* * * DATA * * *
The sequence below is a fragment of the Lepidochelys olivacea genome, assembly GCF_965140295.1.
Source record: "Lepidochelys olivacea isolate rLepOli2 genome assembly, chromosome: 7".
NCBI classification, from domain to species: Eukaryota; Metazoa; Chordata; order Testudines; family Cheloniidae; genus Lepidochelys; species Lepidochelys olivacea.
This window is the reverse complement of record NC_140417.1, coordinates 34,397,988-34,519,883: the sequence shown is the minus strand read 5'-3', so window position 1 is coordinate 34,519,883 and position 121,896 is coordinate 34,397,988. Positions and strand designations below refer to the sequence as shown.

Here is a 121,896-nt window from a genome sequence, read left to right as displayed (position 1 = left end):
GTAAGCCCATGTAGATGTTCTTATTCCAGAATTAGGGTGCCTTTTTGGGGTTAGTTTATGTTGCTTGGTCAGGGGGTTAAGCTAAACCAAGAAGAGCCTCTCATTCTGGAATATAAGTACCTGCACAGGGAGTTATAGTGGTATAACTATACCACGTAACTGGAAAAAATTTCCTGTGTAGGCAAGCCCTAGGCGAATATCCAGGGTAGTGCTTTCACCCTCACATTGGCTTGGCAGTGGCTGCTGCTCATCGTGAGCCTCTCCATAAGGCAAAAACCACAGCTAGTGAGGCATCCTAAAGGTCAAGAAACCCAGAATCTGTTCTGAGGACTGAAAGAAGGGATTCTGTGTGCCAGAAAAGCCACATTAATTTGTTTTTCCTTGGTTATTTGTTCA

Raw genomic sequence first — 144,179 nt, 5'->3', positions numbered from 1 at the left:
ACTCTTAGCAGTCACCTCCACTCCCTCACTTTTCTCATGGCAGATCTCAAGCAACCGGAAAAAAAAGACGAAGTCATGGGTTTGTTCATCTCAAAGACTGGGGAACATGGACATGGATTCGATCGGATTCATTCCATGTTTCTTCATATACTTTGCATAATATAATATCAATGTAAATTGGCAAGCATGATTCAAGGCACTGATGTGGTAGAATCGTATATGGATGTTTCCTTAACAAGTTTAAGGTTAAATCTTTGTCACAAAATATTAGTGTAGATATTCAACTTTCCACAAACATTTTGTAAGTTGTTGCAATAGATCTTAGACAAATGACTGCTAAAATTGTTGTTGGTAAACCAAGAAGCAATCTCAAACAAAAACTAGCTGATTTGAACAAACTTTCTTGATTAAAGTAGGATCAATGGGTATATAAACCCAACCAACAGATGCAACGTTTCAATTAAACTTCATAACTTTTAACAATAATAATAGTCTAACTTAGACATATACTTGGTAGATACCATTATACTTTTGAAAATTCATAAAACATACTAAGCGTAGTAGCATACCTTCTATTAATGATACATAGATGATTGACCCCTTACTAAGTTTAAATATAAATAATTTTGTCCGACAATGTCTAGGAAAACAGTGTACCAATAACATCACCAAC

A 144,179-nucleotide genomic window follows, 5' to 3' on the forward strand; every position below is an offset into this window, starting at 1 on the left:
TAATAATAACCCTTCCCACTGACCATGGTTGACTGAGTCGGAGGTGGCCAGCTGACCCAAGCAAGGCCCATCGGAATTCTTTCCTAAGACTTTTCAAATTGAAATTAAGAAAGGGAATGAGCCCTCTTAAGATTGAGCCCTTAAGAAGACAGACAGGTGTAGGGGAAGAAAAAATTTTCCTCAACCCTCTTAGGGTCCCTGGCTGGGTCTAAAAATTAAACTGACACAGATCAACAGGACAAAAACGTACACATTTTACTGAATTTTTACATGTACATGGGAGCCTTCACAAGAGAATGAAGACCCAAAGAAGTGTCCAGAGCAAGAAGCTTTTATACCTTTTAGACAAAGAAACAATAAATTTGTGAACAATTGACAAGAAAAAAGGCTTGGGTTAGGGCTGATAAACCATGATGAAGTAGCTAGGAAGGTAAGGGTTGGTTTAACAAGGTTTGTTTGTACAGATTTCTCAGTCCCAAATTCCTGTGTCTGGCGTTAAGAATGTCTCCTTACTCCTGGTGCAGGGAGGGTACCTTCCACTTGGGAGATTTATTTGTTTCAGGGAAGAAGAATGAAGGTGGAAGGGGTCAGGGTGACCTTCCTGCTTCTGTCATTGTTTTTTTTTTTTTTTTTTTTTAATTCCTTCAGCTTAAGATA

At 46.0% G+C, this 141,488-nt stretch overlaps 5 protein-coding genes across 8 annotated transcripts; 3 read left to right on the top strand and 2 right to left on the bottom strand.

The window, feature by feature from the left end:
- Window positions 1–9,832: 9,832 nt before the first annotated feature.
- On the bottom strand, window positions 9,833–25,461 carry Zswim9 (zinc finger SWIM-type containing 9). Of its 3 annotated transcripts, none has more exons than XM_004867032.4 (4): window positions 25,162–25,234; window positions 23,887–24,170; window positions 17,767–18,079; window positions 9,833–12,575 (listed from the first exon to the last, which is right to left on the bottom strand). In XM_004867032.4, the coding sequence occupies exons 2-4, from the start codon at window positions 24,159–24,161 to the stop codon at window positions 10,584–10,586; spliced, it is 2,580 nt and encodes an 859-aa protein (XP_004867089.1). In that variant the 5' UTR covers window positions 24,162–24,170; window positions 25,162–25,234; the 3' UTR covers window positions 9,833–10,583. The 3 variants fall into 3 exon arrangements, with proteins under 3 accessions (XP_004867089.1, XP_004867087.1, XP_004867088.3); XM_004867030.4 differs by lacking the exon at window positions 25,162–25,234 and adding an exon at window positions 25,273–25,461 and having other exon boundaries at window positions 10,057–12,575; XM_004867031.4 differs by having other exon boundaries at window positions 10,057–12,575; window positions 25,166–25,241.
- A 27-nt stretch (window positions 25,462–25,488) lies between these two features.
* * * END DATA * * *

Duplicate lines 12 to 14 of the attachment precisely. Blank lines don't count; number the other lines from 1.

The window, feature by feature from the left end:
- Window positions 1–9,832: 9,832 nt before the first annotated feature.
- On the bottom strand, window positions 9,833–25,461 carry Zswim9 (zinc finger SWIM-type containing 9). Of its 3 annotated transcripts, none has more exons than XM_004867032.4 (4): window positions 25,162–25,234; window positions 23,887–24,170; window positions 17,767–18,079; window positions 9,833–12,575 (listed from the first exon to the last, which is right to left on the bottom strand). In XM_004867032.4, the coding sequence occupies exons 2-4, from the start codon at window positions 24,159–24,161 to the stop codon at window positions 10,584–10,586; spliced, it is 2,580 nt and encodes an 859-aa protein (XP_004867089.1). In that variant the 5' UTR covers window positions 24,162–24,170; window positions 25,162–25,234; the 3' UTR covers window positions 9,833–10,583. The 3 variants fall into 3 exon arrangements, with proteins under 3 accessions (XP_004867089.1, XP_004867087.1, XP_004867088.3); XM_004867030.4 differs by lacking the exon at window positions 25,162–25,234 and adding an exon at window positions 25,273–25,461 and having other exon boundaries at window positions 10,057–12,575; XM_004867031.4 differs by having other exon boundaries at window positions 10,057–12,575; window positions 25,166–25,241.